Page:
Image (category theory)

From Wikipedia, the free encyclopedia
Jump to: navigation, search

Given a category C and a morphism f\colon X\to Y in C, the image of f is a monomorphism h\colon I\to Y satisfying the following universal property:

  1. There exists a morphism g\colon X\to I such that f = hg.
  2. For any object Z with a morphism k\colon X\to Z and a monomorphism l\colon Z\to Y such that f = lk, there exists a unique morphism m\colon I\to Z such that h = lm.


  1. such a factorization does not necessarily exist
  2. g is unique by definition of monic (= left invertible, abstraction of injectivity)
  3. m is monic.
  4. h=lm already implies that m is unique.
  5. k=mg

Image diagram category theory.svg

The image of f is often denoted by im f or Im(f).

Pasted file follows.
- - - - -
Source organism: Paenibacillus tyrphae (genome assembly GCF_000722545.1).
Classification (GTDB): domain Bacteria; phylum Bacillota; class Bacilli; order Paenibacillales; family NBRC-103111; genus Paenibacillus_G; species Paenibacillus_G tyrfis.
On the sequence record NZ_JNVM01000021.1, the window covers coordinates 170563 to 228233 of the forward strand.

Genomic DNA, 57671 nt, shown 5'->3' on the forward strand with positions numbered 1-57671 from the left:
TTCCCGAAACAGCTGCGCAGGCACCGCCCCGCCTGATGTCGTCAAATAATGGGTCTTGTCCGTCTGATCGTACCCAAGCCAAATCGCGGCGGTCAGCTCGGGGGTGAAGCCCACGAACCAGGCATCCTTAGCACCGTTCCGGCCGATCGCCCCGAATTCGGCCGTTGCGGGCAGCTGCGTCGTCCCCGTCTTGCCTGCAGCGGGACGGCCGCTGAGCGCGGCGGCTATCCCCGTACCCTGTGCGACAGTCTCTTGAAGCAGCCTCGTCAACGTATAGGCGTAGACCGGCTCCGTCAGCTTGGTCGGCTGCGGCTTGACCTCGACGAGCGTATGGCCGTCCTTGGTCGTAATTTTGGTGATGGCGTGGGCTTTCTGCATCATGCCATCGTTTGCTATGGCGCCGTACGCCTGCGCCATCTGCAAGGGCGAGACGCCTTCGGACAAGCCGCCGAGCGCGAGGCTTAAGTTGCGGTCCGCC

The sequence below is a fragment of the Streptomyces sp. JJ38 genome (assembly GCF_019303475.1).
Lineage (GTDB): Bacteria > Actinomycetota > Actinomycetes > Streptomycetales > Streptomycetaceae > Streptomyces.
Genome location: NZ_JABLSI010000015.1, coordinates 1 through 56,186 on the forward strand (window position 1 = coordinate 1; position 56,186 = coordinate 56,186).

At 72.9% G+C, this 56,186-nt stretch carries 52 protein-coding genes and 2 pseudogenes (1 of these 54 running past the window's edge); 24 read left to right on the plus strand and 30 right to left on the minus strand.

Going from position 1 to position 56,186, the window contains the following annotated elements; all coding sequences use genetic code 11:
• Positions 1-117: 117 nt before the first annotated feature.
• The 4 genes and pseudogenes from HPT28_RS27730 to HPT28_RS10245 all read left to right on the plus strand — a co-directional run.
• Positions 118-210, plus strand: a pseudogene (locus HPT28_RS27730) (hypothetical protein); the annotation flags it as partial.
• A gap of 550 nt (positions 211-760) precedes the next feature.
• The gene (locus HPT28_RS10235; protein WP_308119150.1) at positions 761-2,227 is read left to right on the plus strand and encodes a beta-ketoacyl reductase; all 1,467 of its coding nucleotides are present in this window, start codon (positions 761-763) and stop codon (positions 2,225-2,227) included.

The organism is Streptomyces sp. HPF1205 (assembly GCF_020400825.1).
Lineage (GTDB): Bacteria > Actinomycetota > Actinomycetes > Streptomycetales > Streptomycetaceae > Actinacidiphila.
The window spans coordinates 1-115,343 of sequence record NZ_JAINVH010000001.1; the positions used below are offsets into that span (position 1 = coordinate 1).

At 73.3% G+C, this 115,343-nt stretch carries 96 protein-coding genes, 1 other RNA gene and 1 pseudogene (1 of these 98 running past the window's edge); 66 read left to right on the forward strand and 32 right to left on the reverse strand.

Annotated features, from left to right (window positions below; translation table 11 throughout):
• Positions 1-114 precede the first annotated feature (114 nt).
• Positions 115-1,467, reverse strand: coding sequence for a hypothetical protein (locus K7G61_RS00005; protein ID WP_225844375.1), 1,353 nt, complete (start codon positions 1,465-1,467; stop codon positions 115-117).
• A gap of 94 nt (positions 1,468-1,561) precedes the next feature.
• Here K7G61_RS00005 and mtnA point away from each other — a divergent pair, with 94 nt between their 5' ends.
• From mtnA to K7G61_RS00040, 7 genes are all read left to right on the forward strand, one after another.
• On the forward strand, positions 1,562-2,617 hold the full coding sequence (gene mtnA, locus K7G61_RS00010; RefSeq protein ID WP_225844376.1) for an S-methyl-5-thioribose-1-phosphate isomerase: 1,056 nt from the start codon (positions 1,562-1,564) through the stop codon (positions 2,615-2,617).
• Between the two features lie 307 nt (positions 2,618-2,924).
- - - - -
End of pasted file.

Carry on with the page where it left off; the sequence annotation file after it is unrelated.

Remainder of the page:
One can show that a morphism f is monic if and only if f = im f.


In the category of sets the image of a morphism f\colon X \to Y is the inclusion from the ordinary image \{f(x) ~|~ x \in X\} to Y. In many concrete categories such as groups, abelian groups and (left- or right) modules, the image of a morphism is the image of the correspondent morphism in the category of sets.

In any normal category with a zero object and kernels and cokernels for every morphism, the image of a morphism f can be expressed as follows:

im f = ker coker f

This holds especially in abelian categories.

See also[edit]


  • Section I.10 of Mitchell, Barry (1965), Theory of categories, Pure and applied mathematics 17, Academic Press, ISBN 978-0-124-99250-4, MR 0202787